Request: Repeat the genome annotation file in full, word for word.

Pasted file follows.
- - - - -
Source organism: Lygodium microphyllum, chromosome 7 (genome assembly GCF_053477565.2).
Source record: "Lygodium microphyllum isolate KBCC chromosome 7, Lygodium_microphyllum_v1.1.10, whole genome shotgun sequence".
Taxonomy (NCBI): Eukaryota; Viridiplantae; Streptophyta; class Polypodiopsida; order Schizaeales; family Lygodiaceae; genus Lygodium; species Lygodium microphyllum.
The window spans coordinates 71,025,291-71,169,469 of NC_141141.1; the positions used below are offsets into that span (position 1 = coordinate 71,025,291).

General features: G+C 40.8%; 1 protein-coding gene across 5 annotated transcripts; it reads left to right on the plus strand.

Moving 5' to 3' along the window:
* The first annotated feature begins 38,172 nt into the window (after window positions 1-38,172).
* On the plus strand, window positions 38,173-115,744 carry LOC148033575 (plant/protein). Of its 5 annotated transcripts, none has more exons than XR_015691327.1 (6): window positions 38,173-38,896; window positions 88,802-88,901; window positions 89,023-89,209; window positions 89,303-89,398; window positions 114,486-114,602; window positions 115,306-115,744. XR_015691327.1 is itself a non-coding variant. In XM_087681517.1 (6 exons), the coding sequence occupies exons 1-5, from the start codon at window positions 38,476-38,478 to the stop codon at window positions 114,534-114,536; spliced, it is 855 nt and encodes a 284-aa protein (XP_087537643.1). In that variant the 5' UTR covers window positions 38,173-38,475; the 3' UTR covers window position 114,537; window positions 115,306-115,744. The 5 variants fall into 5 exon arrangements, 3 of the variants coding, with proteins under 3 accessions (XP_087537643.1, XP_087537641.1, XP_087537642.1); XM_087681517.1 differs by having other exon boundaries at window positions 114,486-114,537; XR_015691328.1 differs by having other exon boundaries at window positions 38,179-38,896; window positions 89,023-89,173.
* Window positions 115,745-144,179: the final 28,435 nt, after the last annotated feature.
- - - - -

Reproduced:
Source organism: Lygodium microphyllum, chromosome 7 (genome assembly GCF_053477565.2).
Source record: "Lygodium microphyllum isolate KBCC chromosome 7, Lygodium_microphyllum_v1.1.10, whole genome shotgun sequence".
Taxonomy (NCBI): Eukaryota; Viridiplantae; Streptophyta; class Polypodiopsida; order Schizaeales; family Lygodiaceae; genus Lygodium; species Lygodium microphyllum.
The window spans coordinates 71,025,291-71,169,469 of NC_141141.1; the positions used below are offsets into that span (position 1 = coordinate 71,025,291).

General features: G+C 40.8%; 1 protein-coding gene across 5 annotated transcripts; it reads left to right on the plus strand.

Moving 5' to 3' along the window:
* The first annotated feature begins 38,172 nt into the window (after window positions 1-38,172).
* On the plus strand, window positions 38,173-115,744 carry LOC148033575 (plant/protein). Of its 5 annotated transcripts, none has more exons than XR_015691327.1 (6): window positions 38,173-38,896; window positions 88,802-88,901; window positions 89,023-89,209; window positions 89,303-89,398; window positions 114,486-114,602; window positions 115,306-115,744. XR_015691327.1 is itself a non-coding variant. In XM_087681517.1 (6 exons), the coding sequence occupies exons 1-5, from the start codon at window positions 38,476-38,478 to the stop codon at window positions 114,534-114,536; spliced, it is 855 nt and encodes a 284-aa protein (XP_087537643.1). In that variant the 5' UTR covers window positions 38,173-38,475; the 3' UTR covers window position 114,537; window positions 115,306-115,744. The 5 variants fall into 5 exon arrangements, 3 of the variants coding, with proteins under 3 accessions (XP_087537643.1, XP_087537641.1, XP_087537642.1); XM_087681517.1 differs by having other exon boundaries at window positions 114,486-114,537; XR_015691328.1 differs by having other exon boundaries at window positions 38,179-38,896; window positions 89,023-89,173.
* Window positions 115,745-144,179: the final 28,435 nt, after the last annotated feature.